The most important thing I discovered in my research, which probably seems obvious, is that it is changed people who change oppressive and unjust structures in society.
That is why Jesus imperative command, "You repent &helip; you change" are the some of the most important words we can ever hear. Changed people are not just people that discover a new idea, think about it and then spend the rest of the time thinking they have understood it. Changed people do things differently. When they do that the situation around them changes.
What is the message in all of this for you and I? For we folk that belong to this church of St Philip's, loyal Australians and committed Christians? Like Andrew and Simon, James and John, we are the called. We are called firstly to repent ourselves, to change, to be transformed and be loved and nurtured into the likeness of Christ. We are called to be followers of Christ who are then to shine as the light of Christ. We might be Australians, but our primary and eternal focus and commitment is Jesus Christ and the Kingdom of God he proclaimed, the realm of God's peace and justice. That is our prize and treasure, our true home. For that, if we know its worth, we will sell all we have to secure it for the future.
The characters in our bible stories today present us with two different ways to respond to God's call to his Kingdom, his way. Jonah, who is one of my all time favourite biblical characters, was asked by God to call the Ninevites to repentance and he ran screaming in the other direction. He couldn't face the possibility that God might possibly forgive the city. Jonah preferred the wrath of God and his own prejudices to God's ways. At the end of the book Jonah is still unconvinced and remains in sulk because God has indeed spared Nineveh.
The response of the disciples in Mark's gospel is different. When Andrew and Simon, James and John are called there response is unequivocal and immediate. They leave their nets and follow Jesus. Unlike Jonah they had focus and they put God's Kingdom first, not their own misguided thinking and desires. For them the vision of Jesus was a guiding light.
And this repentance and change is not a one-off event. It is a continual, life-long, spiritual practice. Andrew, Simon, James and John had reason over and over again to turn their hearts and minds to the way of Christ and follow. They all failed him one way or another and learnt the hard way that being true to the call was not always straightforward. We could all do with being more loving, more just, more forgiving, more caring and compassionate, more committed, more disciplined, and more willing to lay aside our ego and our fears for the good of others. It sounds like I am suggesting we climb a mountain doesn't it? Well I am not—it is actually easy. The yoke of Jesus is easy and the burden is light.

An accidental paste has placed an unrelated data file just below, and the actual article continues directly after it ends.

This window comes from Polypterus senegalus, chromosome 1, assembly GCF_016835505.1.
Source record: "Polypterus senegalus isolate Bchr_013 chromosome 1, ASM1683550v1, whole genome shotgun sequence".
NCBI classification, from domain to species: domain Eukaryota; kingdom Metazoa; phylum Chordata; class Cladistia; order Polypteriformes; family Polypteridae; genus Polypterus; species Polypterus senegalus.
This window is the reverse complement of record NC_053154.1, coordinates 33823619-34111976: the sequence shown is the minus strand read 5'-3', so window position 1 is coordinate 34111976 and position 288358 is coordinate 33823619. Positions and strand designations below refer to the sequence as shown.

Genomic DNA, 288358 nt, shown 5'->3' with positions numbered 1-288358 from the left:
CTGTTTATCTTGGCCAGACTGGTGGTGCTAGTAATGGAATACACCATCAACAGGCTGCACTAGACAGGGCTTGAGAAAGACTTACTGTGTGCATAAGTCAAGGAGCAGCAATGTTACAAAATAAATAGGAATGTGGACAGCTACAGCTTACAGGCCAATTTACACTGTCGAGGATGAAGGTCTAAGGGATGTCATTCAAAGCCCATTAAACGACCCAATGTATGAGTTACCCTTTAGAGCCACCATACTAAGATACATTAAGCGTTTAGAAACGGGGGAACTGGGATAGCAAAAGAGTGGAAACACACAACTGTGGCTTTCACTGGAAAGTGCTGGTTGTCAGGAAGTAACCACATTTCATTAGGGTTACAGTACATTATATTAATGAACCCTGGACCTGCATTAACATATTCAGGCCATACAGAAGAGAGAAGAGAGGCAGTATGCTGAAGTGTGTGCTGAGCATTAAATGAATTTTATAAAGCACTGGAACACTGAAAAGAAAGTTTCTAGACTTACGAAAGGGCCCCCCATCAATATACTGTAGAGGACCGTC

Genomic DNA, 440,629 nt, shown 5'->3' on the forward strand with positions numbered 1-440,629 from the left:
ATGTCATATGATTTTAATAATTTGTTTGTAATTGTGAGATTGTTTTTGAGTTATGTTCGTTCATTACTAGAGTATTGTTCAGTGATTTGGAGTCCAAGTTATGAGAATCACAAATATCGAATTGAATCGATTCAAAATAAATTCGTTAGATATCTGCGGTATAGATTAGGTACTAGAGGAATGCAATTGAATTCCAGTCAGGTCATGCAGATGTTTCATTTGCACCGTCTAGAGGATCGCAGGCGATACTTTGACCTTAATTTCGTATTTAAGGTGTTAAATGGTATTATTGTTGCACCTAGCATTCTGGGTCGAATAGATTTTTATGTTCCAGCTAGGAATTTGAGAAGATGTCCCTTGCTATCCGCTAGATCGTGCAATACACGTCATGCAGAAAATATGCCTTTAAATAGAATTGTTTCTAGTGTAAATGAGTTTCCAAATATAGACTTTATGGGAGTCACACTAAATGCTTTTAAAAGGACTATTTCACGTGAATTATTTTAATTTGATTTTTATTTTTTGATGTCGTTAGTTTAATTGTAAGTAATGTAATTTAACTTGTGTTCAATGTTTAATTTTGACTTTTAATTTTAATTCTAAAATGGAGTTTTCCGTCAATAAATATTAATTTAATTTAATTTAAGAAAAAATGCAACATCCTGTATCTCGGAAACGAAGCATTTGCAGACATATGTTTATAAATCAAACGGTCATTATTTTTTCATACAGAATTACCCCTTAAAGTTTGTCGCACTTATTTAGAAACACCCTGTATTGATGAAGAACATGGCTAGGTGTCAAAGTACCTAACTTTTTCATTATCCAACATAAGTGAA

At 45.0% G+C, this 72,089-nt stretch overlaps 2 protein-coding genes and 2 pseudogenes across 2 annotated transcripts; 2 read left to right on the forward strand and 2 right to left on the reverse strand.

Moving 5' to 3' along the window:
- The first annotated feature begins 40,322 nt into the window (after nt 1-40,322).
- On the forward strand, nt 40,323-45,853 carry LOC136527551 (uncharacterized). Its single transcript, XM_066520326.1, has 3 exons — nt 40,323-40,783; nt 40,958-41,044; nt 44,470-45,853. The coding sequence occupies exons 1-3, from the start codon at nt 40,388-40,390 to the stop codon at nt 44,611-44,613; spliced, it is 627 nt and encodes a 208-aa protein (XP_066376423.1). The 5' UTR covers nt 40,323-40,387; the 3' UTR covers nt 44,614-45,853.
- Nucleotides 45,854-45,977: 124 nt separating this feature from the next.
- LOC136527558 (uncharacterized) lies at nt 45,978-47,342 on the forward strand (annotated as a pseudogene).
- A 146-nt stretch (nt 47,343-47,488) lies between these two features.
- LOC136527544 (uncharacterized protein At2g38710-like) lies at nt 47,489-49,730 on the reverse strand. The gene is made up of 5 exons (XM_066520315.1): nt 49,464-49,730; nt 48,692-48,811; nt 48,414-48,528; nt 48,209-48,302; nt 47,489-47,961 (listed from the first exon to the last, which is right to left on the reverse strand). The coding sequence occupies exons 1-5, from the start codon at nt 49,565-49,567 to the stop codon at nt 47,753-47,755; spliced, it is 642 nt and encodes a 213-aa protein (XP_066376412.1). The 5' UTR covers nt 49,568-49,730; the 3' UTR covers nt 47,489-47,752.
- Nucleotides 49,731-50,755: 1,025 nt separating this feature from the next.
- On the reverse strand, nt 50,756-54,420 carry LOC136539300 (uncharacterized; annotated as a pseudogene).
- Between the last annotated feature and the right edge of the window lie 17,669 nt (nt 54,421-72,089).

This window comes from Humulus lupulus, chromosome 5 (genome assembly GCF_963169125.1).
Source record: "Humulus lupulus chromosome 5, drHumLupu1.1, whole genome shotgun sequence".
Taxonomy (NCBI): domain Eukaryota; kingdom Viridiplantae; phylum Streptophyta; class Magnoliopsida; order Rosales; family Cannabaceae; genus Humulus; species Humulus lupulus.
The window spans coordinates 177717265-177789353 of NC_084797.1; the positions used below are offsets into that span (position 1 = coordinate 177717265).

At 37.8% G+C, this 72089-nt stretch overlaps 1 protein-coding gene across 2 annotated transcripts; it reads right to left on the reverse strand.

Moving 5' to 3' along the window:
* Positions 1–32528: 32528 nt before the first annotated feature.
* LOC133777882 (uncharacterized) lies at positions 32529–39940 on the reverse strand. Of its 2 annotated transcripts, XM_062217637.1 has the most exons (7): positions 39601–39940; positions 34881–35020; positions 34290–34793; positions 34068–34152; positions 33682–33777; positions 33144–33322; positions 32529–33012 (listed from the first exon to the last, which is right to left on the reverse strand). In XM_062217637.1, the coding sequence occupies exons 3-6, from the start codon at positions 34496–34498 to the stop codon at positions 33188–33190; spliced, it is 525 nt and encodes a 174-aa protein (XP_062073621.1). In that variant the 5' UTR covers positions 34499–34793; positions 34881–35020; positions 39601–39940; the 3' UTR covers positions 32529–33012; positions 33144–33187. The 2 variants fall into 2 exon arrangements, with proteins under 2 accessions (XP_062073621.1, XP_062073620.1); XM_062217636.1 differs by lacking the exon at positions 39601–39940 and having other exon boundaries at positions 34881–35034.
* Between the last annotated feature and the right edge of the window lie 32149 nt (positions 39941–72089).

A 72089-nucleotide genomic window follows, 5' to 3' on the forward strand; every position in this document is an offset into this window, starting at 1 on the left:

We just need to want it enough and be brave enough to open ourselves to Jesus and the Spirit and do that moment by moment, day by day. We must work at it with God, 'work out our salvation' as Paul puts it. We do the work, little by little of prayer, meditation, bible reading, listening to wise others and caring for our wondrous bodies and souls. The transformation will happen while we are doing the dishes and taking a nap. Seriously it does. We are changed from the inside out. Given hearts of flesh and spirits of courage. Never underestimate what God can do with you if you let him!
As transformed people our task is to proclaim not the sovereignty of Australia but the Kingdom of God. We do that through word and deed, by example and prayer. We remind our communities and politicians there is another way to live in this world, one that mirrors the love and mercy of God.
As bearers of the light of Christ it is our task to keep shining in the dark, even when no one seems to be listening anymore, even when it seems hopeless and difficult, even when we are confused and anxious. It is our ministry to remind each other and those around us that the Kingdom of heaven is the place we are called to inhabit, treasure and proclaim. On this coming Australia Day weekend, may we repent and be transformed and proclaim the Kingdom of God in all we do and say.
Lord of all, we sit in darkness, in the shadows of affluence and plenty.
Come to us that we may come to you.
Change us to bring us home.
Help us to live as if your Kingdom is our treasure
and the hope of our world.
Let your light shine in our hearts,
that we might be light to those we meet,
to those we love and to all others.